SRI Education News | September 2018

Woman Teacher With Female College Students Building Machine In Science Robotics Or Engineering Class

We’re helping make this year happier, healthier, and more equitable

SRI Education kicks off fall with an ambitious new approach to improving equity in STEM! We demonstrate how ed tech can improve outcomes in high-needs schools, examine trade-offs between impact and cost in a middle-school literacy program, and explore mathematics course-taking patterns to help more students fulfill a key graduation requirement.

SRI and partners launch network for broadening participation in STEM

The National Science Foundation has tasked an SRI-led coalition with building and supporting a national network of people working to improve equity in STEM pathways and careers. Part of NSF’s INCLUDES program, the NSF INCLUDES Coordination Hub will share learning and build capacity throughout a community of NSF grantees and others with similar goals. The Hub will seek to make network members’ work more impactful, and gauge the network’s collective impact, by providing technical assistance, developing a culture of shared measurement, and researching the network’s progress.

Read the press release.

JLS best paper award goes to SRI’s Carrie Allen

Allen won the inaugural Journal of the Learning Sciences best paper award for her article on the experiences of young women of color in high school STEM courses. The article’s history-in-person approach offers insights into the cultural norms and practices around gender and STEM, complicated by issues of race and class that impact young women of color as they construct identities related to learning and knowledge. Read Fighting for Desired Versions of a Future Self: How Young Women Negotiated STEM-Related Identities in the Discursive Landscape of Educational Opportunity.

iPad program builds school community, provides opportunities for deeper learning, first-year results show

SRI, in collaboration with Digital Promise, is conducting a 6-year study of an Apple and ConnectED initiative that provides iPads and other technology (along with professional learning, process management, and technology support services) to 114 high-poverty schools across the U.S. Results from the first year show promising signs that well-supported digital learning can bring new opportunities in some of the country’s highest-needs schools.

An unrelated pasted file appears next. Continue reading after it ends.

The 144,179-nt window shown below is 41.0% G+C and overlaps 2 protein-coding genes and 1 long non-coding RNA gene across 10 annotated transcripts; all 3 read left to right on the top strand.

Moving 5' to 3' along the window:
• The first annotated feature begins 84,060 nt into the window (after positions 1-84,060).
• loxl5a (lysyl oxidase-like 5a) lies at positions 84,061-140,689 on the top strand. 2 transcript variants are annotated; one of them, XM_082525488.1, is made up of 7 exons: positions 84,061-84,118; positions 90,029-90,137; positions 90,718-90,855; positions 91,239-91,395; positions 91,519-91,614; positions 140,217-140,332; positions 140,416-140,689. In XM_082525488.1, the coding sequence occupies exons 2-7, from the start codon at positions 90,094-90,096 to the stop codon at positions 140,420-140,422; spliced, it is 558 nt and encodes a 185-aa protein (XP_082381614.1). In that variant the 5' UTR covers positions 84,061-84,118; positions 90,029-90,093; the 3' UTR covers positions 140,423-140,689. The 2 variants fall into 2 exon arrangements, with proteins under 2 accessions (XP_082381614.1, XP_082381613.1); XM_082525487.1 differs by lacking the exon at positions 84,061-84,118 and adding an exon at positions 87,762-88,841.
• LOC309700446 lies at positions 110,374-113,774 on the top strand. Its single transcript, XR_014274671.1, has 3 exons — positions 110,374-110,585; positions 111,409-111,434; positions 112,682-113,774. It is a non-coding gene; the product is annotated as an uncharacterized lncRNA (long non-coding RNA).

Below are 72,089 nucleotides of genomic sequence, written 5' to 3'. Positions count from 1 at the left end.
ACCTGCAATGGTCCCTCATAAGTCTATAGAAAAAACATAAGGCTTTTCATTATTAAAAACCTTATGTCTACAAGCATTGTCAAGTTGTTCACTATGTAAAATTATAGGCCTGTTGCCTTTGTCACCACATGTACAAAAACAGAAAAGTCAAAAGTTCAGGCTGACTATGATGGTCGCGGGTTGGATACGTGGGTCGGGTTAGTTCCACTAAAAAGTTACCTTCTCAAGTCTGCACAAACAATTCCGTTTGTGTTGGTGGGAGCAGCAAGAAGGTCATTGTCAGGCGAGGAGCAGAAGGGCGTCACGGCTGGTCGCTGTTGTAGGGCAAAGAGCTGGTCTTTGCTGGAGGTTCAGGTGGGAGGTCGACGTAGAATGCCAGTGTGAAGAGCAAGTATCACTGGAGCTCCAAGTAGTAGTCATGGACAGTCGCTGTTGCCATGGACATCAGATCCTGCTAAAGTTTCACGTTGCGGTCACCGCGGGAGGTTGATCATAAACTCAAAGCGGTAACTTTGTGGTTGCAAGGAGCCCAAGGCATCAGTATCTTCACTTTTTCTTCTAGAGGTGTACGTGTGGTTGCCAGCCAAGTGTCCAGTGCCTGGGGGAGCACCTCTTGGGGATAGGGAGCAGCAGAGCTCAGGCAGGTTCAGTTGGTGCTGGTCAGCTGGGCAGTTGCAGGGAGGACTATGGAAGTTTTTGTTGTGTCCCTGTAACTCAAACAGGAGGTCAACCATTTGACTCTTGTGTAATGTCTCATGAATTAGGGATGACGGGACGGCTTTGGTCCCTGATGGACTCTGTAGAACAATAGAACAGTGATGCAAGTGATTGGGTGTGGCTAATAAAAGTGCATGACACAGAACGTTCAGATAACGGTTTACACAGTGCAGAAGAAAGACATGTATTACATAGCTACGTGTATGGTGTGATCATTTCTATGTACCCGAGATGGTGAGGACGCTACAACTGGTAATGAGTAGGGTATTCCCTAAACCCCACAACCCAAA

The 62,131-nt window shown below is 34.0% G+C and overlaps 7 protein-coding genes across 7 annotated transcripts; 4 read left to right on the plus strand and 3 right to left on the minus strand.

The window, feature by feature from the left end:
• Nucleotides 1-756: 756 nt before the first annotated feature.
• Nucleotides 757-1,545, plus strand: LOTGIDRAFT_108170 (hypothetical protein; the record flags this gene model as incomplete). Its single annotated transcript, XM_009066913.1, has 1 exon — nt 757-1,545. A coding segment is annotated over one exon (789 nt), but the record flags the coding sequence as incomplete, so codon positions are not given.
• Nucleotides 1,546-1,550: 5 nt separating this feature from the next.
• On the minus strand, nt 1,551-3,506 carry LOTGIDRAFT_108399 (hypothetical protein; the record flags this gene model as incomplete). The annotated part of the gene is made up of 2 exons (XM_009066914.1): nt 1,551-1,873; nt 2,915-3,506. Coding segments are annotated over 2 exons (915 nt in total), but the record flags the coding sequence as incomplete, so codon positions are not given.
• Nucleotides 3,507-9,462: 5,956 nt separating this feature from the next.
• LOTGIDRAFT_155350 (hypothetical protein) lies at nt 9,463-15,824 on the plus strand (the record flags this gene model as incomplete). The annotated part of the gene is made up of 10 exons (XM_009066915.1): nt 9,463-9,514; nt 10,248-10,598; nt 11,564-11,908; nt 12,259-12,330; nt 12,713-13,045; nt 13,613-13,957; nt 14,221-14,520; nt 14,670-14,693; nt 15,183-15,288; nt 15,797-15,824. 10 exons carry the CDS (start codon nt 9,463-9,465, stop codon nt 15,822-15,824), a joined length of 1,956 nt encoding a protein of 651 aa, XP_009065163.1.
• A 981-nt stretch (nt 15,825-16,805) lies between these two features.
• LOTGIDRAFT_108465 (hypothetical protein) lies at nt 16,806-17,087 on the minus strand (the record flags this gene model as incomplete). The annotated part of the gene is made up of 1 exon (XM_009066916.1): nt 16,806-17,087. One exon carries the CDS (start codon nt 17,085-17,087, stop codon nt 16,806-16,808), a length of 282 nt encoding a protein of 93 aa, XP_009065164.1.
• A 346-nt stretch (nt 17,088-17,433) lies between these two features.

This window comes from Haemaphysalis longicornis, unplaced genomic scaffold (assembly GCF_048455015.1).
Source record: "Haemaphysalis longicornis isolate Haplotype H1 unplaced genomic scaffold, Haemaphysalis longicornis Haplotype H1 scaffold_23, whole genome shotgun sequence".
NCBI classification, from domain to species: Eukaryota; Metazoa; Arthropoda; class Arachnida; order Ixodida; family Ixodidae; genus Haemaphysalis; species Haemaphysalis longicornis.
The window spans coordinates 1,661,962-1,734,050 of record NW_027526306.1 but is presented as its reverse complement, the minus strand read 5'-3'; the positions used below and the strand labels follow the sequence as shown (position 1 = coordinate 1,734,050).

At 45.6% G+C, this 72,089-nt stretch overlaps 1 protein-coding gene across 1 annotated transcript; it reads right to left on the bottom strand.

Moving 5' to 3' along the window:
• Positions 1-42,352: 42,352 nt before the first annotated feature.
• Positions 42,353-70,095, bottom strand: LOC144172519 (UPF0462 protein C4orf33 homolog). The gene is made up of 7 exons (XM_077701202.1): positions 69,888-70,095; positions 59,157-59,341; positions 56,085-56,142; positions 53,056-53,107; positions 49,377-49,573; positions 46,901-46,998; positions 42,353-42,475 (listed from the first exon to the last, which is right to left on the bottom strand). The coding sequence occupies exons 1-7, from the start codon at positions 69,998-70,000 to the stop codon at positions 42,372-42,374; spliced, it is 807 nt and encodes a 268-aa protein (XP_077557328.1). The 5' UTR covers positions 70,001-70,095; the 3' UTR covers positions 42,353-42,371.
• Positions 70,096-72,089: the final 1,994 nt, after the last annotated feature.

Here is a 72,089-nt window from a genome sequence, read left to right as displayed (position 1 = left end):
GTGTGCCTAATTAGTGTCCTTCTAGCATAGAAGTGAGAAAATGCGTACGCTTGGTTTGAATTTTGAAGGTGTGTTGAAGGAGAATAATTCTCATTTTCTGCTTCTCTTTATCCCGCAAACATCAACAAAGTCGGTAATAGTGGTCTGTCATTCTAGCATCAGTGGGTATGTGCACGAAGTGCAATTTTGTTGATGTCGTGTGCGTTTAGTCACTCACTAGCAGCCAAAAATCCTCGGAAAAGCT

Short-cycle version of National Writing Project program also sees effects

SRI’s evaluation of the National Writing Project’s two-year College, Career, and Community Writers Program (C3WP) found that the program had a positive, statistically significant effect on a validated measure of students’ source-based argument. Then we studied a six-month version of the program and found smaller but still significant effects among students in urban and rural high-needs schools. Read Impacts on Students of a Short-Cycle Implementation of the National Writing Project’s College, Career, and Community Writers Program.

SRI studying Algebra I pathways to help more students meet graduation requirement

Virginia’s requirement that students pass Algebra I to graduate from high school is tough for many students, especially English learners and those from economically disadvantaged backgrounds. SRI’s Regional Education Laboratory—Appalachia is studying different mathematics course-taking pathways leading to Algebra I, along with assessment approaches and high-school graduation outcomes in five Virginia school divisions (districts), with the goal of supporting more students in meeting the requirement. See Understanding Mathematics Course-Taking Pathways for Algebra I for details.

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